• An Interactive Engagement is typically run by an engineer. Interactive Engagements are focused on testing the application while the app is running, using an automated test, human tester, or any activity “interacting” with the application functionality. See OWASP's definition of IAST.

  • A CI/CD Engagement is for automated integration with a CI/CD pipeline. CI/CD Engagements are meant to import data as an automated action, triggered by a step in the release process.

Engagements can be tracked using DefectDojo's Calendar view.

What can an Engagement represent?

Engagements are meant to represent groups of related testing efforts. How you wish to group your testing efforts depends on your approach.

If you have a planned testing effort scheduled, an Engagement offers you a place to store all of the related results. Here's an example of this kind of Engagement:

Engagement: ExampleSoftware 1.5.2 - Interactive Testing Effort

In this example, a security team runs multiple tests on the same day as part of a software release.

  • Test: Nessus Scan Results (March 12)

  • Test: NPM Scan Audit Results (March 12)

  • Test: Snyk Scan Results (March 12)

You can also organize CI/CD Test results within an Engagement. These kinds of Engagements are 'Open-Ended' meaning that they don't have a date, and will instead add additional data each time the associated CI/CD actions are run.

Engagement: ExampleSoftware CI/CD Testing

In this example, multiple CI/CD scans are automatically imported as Tests every time a new software release is created.

  • Test: 1.5.2 Scan Results (March 12)

  • Test: 1.5.1 Scan Results (March 3)

  • Test: 1.5.0 Scan Results (February 14)

Engagements can be organized however works best for your team. All Engagements nested under a Product can be viewed by the team assigned to work on the Product.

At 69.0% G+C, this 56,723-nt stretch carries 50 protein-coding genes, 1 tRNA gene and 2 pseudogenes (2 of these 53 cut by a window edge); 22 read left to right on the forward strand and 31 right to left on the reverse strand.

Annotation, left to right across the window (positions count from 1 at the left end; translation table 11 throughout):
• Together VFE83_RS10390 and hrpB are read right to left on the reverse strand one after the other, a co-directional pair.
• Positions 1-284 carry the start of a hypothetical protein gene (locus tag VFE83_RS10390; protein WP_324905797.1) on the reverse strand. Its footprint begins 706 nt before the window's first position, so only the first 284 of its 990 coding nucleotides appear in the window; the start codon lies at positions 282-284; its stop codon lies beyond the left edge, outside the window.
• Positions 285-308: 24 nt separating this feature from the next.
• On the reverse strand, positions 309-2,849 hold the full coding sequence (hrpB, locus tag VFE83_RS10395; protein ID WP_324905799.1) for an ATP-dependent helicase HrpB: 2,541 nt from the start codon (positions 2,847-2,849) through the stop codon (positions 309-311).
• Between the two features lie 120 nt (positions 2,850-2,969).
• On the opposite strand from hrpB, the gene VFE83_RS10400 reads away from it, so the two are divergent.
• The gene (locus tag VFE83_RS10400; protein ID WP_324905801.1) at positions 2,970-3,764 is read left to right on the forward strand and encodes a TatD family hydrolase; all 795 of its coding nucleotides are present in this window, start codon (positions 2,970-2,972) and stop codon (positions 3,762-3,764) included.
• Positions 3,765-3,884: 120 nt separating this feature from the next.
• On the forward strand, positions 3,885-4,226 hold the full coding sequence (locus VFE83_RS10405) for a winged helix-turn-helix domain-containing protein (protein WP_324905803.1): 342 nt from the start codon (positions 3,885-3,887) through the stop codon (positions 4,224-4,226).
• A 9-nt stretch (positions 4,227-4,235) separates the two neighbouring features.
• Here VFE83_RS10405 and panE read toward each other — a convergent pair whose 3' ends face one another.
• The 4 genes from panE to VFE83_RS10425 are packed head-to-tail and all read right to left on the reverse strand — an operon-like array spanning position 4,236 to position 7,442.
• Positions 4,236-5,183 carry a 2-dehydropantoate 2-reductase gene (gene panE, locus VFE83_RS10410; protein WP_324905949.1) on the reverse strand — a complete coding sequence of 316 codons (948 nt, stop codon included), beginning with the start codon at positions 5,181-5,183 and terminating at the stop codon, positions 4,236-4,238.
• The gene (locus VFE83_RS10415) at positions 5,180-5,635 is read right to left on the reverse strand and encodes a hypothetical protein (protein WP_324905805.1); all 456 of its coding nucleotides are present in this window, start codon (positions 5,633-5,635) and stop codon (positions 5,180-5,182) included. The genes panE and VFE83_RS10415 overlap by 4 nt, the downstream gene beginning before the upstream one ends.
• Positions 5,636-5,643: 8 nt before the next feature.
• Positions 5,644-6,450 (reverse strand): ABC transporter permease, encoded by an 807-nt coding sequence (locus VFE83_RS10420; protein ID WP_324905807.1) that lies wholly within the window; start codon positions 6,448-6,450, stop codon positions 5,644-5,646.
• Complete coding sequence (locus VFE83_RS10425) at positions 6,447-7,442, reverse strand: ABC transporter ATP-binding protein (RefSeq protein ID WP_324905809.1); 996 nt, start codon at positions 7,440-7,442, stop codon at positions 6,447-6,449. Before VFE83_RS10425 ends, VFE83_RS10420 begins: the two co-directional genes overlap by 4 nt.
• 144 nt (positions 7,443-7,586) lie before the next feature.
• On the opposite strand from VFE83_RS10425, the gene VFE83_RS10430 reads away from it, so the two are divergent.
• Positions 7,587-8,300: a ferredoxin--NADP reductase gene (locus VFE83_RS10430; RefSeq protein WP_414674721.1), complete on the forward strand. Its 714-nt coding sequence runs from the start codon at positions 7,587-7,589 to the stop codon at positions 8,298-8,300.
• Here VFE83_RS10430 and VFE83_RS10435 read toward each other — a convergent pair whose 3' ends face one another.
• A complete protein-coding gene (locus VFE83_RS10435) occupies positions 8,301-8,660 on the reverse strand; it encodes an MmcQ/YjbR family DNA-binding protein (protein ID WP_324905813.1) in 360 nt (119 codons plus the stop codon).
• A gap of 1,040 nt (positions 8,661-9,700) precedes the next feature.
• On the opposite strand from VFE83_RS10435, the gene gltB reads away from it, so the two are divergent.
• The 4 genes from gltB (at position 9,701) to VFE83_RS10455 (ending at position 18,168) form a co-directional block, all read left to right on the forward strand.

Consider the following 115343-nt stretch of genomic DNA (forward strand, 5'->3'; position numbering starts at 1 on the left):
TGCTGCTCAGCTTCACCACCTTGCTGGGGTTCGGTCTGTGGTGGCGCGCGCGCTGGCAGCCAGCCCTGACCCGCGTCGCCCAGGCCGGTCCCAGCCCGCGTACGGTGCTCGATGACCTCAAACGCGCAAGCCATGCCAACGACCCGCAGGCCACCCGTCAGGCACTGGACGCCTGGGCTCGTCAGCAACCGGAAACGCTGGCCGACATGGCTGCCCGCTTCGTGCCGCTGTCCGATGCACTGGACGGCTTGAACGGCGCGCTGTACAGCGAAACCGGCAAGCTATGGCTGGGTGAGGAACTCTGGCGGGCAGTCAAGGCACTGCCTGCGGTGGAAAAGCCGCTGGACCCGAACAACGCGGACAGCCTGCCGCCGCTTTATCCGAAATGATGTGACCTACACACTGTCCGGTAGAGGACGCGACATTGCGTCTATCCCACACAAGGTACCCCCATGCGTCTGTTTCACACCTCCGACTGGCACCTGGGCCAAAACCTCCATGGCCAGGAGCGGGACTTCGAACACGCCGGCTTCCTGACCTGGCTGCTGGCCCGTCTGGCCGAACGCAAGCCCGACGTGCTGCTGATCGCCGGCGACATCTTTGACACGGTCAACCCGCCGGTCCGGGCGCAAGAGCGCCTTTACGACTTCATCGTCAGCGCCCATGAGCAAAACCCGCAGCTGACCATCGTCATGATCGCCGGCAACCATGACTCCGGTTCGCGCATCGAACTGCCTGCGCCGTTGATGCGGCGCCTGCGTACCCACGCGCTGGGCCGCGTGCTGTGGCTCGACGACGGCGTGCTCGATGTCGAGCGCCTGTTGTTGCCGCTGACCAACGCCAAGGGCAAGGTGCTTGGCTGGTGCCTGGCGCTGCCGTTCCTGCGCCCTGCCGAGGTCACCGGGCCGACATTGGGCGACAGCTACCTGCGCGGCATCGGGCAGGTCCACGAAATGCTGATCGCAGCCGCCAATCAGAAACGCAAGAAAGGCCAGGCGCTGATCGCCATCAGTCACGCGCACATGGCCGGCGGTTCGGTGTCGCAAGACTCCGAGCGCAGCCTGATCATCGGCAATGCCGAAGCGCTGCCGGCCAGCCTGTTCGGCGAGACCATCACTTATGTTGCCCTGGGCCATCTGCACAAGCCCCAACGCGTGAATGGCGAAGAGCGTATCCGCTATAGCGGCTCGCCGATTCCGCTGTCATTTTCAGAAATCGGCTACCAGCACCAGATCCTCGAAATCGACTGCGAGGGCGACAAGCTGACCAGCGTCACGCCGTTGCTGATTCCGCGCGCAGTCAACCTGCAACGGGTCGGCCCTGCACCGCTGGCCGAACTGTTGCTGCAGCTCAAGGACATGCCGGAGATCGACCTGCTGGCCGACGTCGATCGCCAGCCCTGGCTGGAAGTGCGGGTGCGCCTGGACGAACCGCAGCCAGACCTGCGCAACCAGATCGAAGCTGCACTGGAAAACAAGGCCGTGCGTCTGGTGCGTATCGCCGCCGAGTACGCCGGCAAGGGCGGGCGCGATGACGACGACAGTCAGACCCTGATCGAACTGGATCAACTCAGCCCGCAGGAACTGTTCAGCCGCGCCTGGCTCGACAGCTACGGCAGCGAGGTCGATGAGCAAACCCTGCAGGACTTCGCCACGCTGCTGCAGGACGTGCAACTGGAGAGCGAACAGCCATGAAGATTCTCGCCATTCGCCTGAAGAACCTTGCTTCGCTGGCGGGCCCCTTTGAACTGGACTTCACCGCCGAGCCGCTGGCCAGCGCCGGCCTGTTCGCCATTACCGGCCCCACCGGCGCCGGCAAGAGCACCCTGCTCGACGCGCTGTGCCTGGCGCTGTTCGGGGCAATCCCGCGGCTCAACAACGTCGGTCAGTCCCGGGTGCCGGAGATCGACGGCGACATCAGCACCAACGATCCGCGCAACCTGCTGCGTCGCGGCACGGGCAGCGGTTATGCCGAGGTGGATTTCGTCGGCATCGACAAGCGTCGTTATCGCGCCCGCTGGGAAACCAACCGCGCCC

Tests

Tests are a grouping of activities conducted by engineers to attempt to discover flaws in a product.

Tests always have:

  • a unique Test Title

  • a specific Test Type (API Test, Nessus Scan, etc)

  • an associated test Environment

  • an associated Engagement

Tests can be created in different ways. Scan data can be directly imported to an Engagement, which will then create a new Test containing that data. Tests can also be created in advance without scan data, as part of planning future Engagements.

How do Tests interact with each other?

Tests take your testing data and group it into Findings. Generally, security teams will be running the same testing effort repeatedly, and Tests in DefectDojo allow you to handle this process in an elegant way.

Previously imported tests can be reimported - If you're running the same type of test within the same Engagement context, you can Reimport the test results after each completed scan. DefectDojo will compare the Reimported data to the existing result, and will not create new Findings if duplicates exist in the scan data.

Tests can be imported separately - If you run the same test on a Product within separate Engagements, DefectDojo will still compare the data with previous Tests to find duplicate Findings. This allows you to keep track of previously mitigated or risk-accepted Findings.

If a Test is added directly to a Product without an Engagement, a generic Engagement will be created automatically to contain the Test. This allows for ad-hoc data imports.

Examples of Tests:

  • Burp Scan from Oct. 29, 2015 to Oct. 29, 2015

  • Nessus Scan from Oct. 31, 2015 to Oct. 31, 2015

  • API Test from Oct. 15, 2015 to Oct. 20, 2015

Findings

Once data has been added uploaded to a Test, the results of that data will be listed in the Test as individual Findings for review.

A finding represents a specific flaw discovered while testing.

Findings always have:

  • a unique Finding Name

  • the Date they were uncovered

  • multiple associated Statuses, such as Active, Verified or False Positive

  • an associated Test

  • a Severity level: Critical, High, Medium, Low, and Informational (Info).

Findings can be added through a data import, but they can also be added manually to a Test.

Examples of Findings:

  • OpenSSL ‘ChangeCipherSpec’ MiTM Potential Vulnerability

  • Web Application Potentially Vulnerable to Clickjacking

  • Web Browser XSS Protection Not Enabled